Rhode Island and Arkansas have sparked the evolution of student-centered learning through community-based and statewide partnerships and funding streams. The states have partnered with nonprofit organizations, universities and school districts working to remove policy barriers that hinder the innovation and scaling of new learning models.
Rhode Island’s Collaborative Partnerships for Personalized Learning
Rhode Island also has supported innovation with critical state-level efforts for more than 15 years. Three recent examples:
In 2015, the Rhode Island Council on Elementary and Secondary Education approved the state’s five-year strategic plan, which included “personalized learning statewide” and “student-centered resource investment” as two of its six core priorities.
In 2016, the Rhode Island Office of Innovation, an initiative of the Governor’s Office, categorized and cataloged the state’s work for student-centered learning through the branding of a Statewide Personalized Learning Initiative. In partnership with the Rhode Island Department of Education (RIDE), the Highlander Institute and other organizations, the office launched the initiative with a white paper, which served as a tool for organizations to raise funds for creating a community of practice for personalized learning and create shared definitions and an understanding of what personalized learning means in Rhode Island.
In 2016, the state issued regulations for high schools and middle schools to provide meaningful personalized learning experiences to all students and to support high school students to meet the requirements of the recently created Rhode Island Diploma System. This high school diploma is based on demonstrating proficiency in the standards of each course, with individual districts determining the level of proficiency required for graduation. Beginning with the graduating class of 2021, high schools must issue diplomas based on a student’s successful completion of both state and local course requirements and a performance-based diploma assessment.
Below are highlights of some of the organizations, programs and initiatives that are building local capacity for these innovative learning models in Rhode Island.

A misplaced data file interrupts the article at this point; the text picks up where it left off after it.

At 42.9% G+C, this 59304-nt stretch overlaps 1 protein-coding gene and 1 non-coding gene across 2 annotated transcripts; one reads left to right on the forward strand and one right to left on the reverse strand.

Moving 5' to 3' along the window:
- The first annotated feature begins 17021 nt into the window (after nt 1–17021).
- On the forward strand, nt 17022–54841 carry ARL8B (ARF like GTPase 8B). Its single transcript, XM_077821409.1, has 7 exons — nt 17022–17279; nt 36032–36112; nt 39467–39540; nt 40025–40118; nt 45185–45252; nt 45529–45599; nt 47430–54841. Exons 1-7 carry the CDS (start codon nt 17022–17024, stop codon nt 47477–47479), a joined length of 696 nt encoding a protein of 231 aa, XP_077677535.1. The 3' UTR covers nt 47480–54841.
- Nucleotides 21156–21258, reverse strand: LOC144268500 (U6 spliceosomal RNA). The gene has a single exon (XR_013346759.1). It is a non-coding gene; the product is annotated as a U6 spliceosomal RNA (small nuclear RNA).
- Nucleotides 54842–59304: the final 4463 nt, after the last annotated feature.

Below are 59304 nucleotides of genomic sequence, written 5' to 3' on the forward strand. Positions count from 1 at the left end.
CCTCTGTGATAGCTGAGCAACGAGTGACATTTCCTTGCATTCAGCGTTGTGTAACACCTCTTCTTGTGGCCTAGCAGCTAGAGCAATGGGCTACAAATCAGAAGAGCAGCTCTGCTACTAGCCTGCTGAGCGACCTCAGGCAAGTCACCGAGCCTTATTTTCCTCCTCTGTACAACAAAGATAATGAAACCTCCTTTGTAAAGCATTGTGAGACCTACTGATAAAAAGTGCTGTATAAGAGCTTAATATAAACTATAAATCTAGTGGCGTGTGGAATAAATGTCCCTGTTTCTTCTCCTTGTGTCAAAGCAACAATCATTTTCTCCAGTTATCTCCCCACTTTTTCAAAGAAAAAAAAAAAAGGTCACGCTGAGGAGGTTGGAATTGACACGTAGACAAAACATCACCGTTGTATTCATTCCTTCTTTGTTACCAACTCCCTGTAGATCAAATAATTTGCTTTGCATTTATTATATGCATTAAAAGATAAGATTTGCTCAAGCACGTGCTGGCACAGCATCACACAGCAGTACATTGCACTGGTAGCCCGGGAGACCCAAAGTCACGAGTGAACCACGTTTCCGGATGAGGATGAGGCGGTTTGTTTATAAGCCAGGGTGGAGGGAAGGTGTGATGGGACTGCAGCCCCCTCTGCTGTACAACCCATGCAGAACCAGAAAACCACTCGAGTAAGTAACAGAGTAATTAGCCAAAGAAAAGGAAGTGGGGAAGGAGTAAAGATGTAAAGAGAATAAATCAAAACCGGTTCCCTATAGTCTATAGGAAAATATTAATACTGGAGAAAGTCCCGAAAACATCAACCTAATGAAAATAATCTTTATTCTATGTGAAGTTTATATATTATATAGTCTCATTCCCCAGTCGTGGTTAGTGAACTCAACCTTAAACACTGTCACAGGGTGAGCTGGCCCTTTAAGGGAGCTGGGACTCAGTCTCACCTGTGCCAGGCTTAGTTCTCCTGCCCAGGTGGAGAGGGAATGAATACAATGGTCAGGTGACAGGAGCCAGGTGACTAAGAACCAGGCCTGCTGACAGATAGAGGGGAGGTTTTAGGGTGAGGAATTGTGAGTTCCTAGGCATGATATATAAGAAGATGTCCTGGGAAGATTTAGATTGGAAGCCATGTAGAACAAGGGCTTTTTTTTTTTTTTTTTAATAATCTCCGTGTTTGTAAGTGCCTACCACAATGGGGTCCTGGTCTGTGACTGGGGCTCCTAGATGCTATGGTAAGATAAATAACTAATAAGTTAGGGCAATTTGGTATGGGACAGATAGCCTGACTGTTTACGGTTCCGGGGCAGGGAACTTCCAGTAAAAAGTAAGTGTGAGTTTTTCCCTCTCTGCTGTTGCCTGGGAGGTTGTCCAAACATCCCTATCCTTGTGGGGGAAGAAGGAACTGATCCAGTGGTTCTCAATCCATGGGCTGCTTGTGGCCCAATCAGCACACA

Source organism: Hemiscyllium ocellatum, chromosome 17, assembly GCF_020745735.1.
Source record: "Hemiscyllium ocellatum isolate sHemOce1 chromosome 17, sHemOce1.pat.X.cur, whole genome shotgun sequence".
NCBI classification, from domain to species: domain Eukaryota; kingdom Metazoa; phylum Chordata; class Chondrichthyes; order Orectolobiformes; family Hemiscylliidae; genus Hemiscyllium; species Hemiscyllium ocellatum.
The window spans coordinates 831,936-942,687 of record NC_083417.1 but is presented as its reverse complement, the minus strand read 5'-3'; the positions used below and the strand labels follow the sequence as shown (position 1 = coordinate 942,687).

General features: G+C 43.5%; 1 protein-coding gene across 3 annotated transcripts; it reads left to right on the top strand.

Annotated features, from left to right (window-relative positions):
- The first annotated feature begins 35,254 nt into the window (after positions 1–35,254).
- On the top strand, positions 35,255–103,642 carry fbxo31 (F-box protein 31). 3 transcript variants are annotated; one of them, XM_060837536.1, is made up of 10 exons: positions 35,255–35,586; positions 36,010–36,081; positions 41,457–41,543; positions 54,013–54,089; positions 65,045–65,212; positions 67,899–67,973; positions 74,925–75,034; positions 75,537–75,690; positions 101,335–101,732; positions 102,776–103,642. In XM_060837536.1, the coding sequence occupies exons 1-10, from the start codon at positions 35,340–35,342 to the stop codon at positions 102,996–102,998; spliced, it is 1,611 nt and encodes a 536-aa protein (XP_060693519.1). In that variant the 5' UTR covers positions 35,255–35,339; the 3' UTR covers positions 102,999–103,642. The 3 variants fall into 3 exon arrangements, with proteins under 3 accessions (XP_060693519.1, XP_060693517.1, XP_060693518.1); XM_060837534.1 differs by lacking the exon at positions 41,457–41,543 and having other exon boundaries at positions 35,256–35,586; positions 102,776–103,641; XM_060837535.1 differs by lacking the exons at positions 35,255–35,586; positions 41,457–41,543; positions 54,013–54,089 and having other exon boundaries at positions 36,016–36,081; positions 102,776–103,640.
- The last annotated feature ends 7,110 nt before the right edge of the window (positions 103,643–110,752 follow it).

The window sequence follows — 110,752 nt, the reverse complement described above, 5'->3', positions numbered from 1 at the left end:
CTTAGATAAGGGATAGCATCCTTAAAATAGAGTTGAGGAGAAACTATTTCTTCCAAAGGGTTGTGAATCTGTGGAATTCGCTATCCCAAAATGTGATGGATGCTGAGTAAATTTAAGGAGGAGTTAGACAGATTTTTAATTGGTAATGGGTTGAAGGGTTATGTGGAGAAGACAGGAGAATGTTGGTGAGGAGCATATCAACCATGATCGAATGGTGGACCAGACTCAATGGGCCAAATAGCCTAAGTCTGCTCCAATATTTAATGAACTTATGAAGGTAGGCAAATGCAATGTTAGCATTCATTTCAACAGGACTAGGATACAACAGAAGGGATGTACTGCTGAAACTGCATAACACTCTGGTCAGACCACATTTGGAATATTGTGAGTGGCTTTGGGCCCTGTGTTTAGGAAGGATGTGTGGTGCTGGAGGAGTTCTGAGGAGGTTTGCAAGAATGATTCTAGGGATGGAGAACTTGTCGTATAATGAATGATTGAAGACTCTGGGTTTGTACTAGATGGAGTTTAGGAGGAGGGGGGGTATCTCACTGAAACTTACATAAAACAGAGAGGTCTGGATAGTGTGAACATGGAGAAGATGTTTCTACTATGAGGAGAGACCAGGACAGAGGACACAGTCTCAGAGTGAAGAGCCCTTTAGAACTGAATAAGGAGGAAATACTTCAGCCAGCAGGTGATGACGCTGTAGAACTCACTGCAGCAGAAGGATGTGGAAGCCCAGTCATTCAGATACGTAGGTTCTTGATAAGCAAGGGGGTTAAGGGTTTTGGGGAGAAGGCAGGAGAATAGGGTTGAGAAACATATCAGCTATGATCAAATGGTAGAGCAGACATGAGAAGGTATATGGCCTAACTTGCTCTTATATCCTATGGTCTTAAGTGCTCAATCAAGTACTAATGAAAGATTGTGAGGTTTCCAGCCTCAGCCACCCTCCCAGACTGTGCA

The Highlander Institute is one of the nonprofits in Rhode Island that has brought in significant external funding to support capacity-building for student-centered learning. The organization “cultivates and disseminates innovative education solutions that improve educator and system capacity to provide personalized experiences for every learner” and specializes in “personalized learning models that are focused on creating equity through education.” The Institute’s funding partners include the Bill & Melinda Gates Foundation, the Nellie Mae Education Foundation, New Profit, the Learning Accelerator, AmeriCorps and the Overdeck Family Foundation.
Fuse RI, which was launched by the Highlander Institute and funded by the Bill & Melinda Gates Foundation, is a two-year statewide educator fellowship. The program has a three-pronged approach that uses self-assessment, the Fuse Fellowship and an open education resource library to build a supportive network of districts actively working to transform education in the state. Since its launch in 2014, Fuse RI has trained 82 Fuse RI Fellows and partnered with 33 school districts. Additionally, almost 40 percent of the fellows for the new Educator Preparation Fellowship and Design Challenge — which is being rolled out by RIDE and the RI Office of Innovation — are Fuse RI Fellows.
EduvateRI is a collaborative effort of many organizations that brings together education, research, philanthropic, government and business partners to share knowledge and to network. Through monthly partnership meetings, EduvateRI exists to promote innovation in education, as well as economic development.